Does home insurance cover dog bites?

Dog bites are covered by homeowners insurance. There are two ways homeowners insurance covers dog bites.

The first is via personal liability, which covers injuries and damages for which you are responsible. Since you own the dog, you are responsible for any damage or injuries caused by the dog, including bites. Personal liability covers major medical expenses, legal fees or other sizable expenses incurred as a result of the incident up to the limits of your policy.

Personal liability coverage will protect you whether the dog bite happens on or off your property.

For more minor injuries, the medical payments coverage of your policy may kick in. This coverage covers any minor medical fees incurred by the person bitten, regardless of who is at fault. The coverage usually has a limit of between $1,000 and $5,000

What happens if your dog bites someone on your property?

Legally, your dog is considered your property. So, when they bite someone on your property, the fault falls squarely on you. You are responsible for ensuring that the dog is safely out of the way of visitors to your property.

If your dog bites someone, immediately provide first aid. Remove the dog from the area and secure it. Call for medical aid if necessary.

Your personal liability coverage, as well as your medical payments coverage, will kick in depending on the severity of the bite injury. If the bite victim chooses to take legal action against you then your personal liability coverage will kick in again up to its limits to cover legal fees.

“Since dog bites are so common, we always recommend anyone that owns a dog or pet, also purchase a personal umbrella liability policy. This type of insurance policy provides an additional level of protection in case you’re ever sued, regardless of how frivolous the lawsuit. Typically, these policies start at $1 million in coverage and aren’t that expensive,” Gryglik says.

How to file an insurance claim for a dog bite

If your dog has injured someone, call your insurance company right away. The injured person may also request your insurance information to file the claim themselves, but it is always best to get your statement on the record right away.

Dog bite claims on homeowners insurance can become complicated. The insurance company may offer a settlement that doesn’t fully cover the damages, which may lead to a lawsuit.

If someone else’s dog has bitten you, you can file a claim against them for the injury. To file a dog bite insurance claim, follow these steps:

  • Get as much information as possible. Get the dog owner's full name and insurance company name and request the dog’s medical and vaccine information and any documented acts of aggression. 
  • Take pictures of the injuries you sustained. 
  • If anyone witnessed the bite, try to get a statement if you can. Gather contact information from witnesses.
  • Keep records of all medical treatment needed for the dog bite.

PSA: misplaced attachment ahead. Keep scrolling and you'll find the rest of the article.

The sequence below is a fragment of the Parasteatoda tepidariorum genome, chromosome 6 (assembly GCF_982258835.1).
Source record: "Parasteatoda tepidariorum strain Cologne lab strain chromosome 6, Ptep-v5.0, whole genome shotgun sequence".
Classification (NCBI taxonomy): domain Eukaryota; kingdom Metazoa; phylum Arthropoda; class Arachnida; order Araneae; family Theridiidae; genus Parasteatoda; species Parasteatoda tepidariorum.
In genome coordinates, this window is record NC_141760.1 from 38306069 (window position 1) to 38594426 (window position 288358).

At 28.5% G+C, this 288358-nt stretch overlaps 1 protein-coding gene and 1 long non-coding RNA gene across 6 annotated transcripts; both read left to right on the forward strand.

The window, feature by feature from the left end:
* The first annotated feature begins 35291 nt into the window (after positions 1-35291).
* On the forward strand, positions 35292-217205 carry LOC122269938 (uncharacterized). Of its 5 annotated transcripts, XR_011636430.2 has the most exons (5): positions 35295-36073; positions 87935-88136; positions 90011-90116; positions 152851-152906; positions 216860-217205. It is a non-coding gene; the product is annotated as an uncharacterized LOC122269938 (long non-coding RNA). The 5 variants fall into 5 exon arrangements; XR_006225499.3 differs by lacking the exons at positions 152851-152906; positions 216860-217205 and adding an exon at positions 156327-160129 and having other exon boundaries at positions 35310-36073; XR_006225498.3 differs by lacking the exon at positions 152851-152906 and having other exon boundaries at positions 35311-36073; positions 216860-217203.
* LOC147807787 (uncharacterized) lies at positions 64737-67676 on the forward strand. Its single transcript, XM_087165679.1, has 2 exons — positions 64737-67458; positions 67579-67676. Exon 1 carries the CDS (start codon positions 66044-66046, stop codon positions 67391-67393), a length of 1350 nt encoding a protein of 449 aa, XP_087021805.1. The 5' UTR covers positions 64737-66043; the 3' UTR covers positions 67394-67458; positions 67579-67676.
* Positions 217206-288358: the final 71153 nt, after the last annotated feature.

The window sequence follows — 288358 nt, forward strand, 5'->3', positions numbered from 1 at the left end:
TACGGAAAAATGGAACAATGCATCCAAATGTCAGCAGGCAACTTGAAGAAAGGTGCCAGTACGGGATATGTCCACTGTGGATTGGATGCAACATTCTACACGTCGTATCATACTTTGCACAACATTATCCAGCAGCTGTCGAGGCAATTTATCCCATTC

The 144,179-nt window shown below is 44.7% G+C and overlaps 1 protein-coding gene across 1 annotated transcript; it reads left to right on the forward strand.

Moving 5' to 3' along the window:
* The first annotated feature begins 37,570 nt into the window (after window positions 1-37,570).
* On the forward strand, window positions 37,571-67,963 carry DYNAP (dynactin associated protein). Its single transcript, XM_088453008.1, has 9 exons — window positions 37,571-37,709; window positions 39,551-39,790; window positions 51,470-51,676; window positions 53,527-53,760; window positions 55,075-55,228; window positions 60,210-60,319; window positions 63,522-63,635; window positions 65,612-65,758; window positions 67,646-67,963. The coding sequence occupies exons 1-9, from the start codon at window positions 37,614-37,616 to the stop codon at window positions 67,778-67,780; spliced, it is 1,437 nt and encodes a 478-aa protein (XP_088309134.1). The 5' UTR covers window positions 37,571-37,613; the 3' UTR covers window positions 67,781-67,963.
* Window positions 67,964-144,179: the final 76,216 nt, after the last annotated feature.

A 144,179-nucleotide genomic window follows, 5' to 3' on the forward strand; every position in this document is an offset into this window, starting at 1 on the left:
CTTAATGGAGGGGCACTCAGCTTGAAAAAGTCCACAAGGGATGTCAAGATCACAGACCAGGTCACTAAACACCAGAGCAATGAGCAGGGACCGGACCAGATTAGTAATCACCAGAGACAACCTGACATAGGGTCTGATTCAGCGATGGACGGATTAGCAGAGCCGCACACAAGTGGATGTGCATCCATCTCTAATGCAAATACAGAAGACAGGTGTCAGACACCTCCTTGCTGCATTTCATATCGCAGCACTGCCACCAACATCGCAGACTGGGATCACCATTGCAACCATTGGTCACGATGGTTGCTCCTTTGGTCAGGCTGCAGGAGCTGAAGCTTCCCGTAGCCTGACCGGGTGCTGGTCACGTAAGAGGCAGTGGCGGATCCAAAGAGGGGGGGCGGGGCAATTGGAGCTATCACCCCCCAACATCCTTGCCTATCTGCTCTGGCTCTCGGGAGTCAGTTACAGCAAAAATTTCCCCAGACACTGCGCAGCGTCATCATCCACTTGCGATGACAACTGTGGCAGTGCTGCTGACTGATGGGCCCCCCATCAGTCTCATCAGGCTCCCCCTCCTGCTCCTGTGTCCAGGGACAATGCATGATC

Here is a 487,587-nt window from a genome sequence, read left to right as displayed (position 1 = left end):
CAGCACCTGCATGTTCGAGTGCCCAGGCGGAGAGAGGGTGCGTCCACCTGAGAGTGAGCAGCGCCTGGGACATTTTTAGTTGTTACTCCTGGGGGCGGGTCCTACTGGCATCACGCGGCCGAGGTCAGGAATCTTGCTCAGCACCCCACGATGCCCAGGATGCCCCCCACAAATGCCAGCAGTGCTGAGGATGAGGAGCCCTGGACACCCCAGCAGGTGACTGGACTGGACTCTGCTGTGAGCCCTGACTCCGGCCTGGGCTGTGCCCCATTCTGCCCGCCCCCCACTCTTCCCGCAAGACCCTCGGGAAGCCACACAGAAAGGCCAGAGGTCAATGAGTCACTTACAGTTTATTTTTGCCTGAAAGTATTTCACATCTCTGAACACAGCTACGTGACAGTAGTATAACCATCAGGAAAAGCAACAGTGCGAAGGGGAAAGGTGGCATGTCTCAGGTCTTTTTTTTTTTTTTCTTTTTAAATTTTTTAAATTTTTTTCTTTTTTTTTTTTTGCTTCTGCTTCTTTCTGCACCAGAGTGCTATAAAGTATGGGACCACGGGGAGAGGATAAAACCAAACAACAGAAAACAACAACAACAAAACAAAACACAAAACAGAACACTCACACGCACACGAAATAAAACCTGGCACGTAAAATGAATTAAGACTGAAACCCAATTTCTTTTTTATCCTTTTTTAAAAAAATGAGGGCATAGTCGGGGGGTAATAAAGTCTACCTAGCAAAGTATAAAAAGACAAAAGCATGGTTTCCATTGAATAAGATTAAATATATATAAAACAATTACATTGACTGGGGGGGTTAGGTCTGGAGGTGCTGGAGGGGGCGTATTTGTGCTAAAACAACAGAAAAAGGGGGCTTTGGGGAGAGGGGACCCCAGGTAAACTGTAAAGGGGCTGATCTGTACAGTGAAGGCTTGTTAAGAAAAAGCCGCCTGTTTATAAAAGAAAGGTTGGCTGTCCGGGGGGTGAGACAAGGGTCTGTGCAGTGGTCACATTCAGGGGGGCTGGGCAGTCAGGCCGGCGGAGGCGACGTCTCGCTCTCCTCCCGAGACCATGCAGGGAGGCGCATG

• Call the dog owner’s insurance company to file your claim, or if the owner has already started the claim, provide your statement and documentation.

Documenting everything is key to a successful claim. You may need to hire a lawyer if the dog owner’s insurance denies the claim.

What happens after a dog bite if the owner has no insurance?

If the owner has no insurance, you may need to consult an attorney to figure out your options. If the owner has homeowners or renters insurance, they should have liability coverage, but not everyone has a policy. Liability insurance for a pet is not required by law.

Before escalating to legal procedures, talk to the dog owner and see if you can make arrangements to get your medical bills paid. If the injury is minor, and your health insurance covers it, you may only need to be repaid for any deductibles and coinsurance that you paid out of pocket. The owner may be willing to pay these to avoid a lawsuit.

If you’re looking to sue the dog owner personally for damages, believing they are liable, be aware that it may be hard to be fully compensated; an owner without insurance most likely doesn’t have the funds needed to compensate you. You may get a judgment against the person, but unless they have assets, like equity in a home, there is no guarantee that you will be paid.

Does renters insurance cover dog bites off the property?

Renters insurance provides personal liability insurance that will cover damages done by you or your dog even if it happens off of the property. It operates in the same way as personal liability insurance on a homeowners insurance policy.

As always, make sure to read the fine print on your renters insurance policy to be aware of any exclusions, including breed exclusions, on dog liability.

What happens if my tenant’s dog bites someone?

If you are a landlord, and your tenant’s dog bites someone, you may be held liable for damages. While it’s not always the case, the landlord could be held liable for damages if:

  • They were able to control/confine the dog and chose not to.
  • They made it easier for the dog to get out by knowingly neglecting the property; for example not patching a hole in the fence or not replacing a loose door.

As a landlord, you can require that your tenants purchase renters insurance, which includes personal liability insurance, to cover any injuries caused by their dog. This will protect you from potential liability.